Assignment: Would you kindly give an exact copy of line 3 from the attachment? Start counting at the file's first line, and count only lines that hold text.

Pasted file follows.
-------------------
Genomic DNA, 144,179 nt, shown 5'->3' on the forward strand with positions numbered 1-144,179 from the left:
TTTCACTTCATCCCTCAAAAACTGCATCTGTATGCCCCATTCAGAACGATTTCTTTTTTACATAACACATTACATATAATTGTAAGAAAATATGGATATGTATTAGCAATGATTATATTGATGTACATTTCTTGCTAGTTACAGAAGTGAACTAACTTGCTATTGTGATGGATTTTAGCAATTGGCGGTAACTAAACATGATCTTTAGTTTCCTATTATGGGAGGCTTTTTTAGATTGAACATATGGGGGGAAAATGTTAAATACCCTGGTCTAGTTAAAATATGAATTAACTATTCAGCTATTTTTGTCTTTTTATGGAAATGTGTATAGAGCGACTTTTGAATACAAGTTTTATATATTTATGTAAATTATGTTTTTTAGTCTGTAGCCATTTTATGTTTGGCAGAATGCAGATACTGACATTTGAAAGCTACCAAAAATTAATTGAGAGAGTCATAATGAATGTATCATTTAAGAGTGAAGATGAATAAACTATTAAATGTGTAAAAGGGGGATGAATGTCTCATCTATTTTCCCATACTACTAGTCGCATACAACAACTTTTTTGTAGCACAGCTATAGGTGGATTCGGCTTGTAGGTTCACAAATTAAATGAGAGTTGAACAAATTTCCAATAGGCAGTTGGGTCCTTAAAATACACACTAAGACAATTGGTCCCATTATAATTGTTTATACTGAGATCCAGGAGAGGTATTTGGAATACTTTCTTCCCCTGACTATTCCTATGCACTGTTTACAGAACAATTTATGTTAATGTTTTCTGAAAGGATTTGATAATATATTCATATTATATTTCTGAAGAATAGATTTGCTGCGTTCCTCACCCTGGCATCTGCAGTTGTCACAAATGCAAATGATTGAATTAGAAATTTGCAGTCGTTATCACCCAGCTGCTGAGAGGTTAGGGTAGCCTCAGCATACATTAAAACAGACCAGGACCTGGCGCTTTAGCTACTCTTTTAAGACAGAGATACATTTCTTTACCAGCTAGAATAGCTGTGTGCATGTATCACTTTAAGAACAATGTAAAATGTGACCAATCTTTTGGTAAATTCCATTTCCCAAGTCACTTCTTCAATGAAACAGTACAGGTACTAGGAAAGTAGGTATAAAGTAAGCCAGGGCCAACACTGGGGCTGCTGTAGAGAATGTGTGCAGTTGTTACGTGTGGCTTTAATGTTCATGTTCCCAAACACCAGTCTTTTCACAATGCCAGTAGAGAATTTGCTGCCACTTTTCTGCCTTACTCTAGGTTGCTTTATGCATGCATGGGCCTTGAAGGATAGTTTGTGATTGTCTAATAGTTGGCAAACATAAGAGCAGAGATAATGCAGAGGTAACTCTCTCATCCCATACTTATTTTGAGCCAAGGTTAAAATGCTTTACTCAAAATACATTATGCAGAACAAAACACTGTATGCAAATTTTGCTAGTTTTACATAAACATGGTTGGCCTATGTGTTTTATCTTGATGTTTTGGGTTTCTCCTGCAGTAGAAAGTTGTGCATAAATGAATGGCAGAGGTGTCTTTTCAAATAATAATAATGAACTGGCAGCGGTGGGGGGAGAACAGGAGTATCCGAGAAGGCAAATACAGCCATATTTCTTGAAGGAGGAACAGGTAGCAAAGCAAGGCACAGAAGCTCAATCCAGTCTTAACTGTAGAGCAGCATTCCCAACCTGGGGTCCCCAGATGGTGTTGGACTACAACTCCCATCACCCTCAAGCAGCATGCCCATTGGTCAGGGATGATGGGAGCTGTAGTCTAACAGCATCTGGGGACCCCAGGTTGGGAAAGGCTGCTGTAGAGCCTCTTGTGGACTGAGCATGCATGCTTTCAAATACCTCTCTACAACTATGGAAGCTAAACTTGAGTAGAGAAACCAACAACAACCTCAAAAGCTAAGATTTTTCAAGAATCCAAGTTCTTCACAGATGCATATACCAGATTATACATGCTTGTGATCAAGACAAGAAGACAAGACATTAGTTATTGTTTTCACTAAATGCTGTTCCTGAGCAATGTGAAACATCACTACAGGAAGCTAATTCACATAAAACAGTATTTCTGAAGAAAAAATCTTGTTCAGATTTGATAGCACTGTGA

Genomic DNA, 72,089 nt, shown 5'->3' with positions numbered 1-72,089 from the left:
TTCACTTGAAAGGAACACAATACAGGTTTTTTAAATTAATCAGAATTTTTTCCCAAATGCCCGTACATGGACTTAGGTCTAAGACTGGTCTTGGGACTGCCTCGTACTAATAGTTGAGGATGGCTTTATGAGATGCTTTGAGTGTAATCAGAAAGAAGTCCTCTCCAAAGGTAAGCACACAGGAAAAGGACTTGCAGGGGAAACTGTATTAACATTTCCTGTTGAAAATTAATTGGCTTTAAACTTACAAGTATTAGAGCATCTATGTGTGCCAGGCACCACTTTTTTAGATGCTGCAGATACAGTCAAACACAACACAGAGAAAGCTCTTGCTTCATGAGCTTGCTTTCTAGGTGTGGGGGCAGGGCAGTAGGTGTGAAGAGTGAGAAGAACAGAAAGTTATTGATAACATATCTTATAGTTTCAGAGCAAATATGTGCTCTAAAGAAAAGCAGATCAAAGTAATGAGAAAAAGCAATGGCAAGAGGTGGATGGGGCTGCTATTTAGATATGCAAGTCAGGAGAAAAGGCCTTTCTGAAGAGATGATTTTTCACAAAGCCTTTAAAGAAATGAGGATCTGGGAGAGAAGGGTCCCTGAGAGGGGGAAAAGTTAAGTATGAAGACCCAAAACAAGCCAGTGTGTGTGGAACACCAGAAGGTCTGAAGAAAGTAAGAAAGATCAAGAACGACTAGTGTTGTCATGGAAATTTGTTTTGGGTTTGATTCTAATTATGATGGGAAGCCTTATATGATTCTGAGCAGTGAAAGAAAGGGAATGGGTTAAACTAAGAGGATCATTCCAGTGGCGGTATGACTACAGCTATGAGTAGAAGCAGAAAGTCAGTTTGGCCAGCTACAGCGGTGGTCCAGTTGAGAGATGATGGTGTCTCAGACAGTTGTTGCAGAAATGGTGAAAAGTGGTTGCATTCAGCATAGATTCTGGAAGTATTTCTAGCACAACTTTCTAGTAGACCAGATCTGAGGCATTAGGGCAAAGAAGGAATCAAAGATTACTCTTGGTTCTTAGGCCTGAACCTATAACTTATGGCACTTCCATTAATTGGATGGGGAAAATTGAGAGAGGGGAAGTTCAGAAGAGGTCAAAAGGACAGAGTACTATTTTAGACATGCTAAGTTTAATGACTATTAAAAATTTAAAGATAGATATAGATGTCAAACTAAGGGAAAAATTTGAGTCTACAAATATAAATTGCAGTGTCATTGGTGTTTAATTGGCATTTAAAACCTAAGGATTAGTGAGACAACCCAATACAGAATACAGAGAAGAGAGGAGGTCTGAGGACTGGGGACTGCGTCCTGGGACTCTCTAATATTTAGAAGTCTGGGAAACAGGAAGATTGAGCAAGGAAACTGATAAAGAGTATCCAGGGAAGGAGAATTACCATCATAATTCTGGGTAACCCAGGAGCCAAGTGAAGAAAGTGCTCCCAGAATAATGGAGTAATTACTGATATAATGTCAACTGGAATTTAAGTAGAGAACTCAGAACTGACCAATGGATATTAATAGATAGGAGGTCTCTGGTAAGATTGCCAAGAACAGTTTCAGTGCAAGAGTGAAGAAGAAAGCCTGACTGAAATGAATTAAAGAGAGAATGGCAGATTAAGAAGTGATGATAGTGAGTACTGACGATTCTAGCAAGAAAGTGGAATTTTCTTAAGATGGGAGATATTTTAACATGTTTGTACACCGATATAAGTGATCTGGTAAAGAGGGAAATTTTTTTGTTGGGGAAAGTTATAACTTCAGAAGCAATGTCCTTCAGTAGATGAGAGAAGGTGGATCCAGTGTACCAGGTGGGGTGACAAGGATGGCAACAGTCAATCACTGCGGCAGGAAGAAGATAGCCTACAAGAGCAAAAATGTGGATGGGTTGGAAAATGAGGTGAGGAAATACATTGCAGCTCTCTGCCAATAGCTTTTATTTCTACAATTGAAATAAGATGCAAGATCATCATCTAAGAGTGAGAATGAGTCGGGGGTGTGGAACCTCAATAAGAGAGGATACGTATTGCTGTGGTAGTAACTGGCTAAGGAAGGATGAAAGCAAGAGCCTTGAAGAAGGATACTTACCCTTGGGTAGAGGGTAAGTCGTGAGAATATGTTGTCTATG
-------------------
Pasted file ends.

Genomic DNA, 72,089 nt, shown 5'->3' with positions numbered 1-72,089 from the left: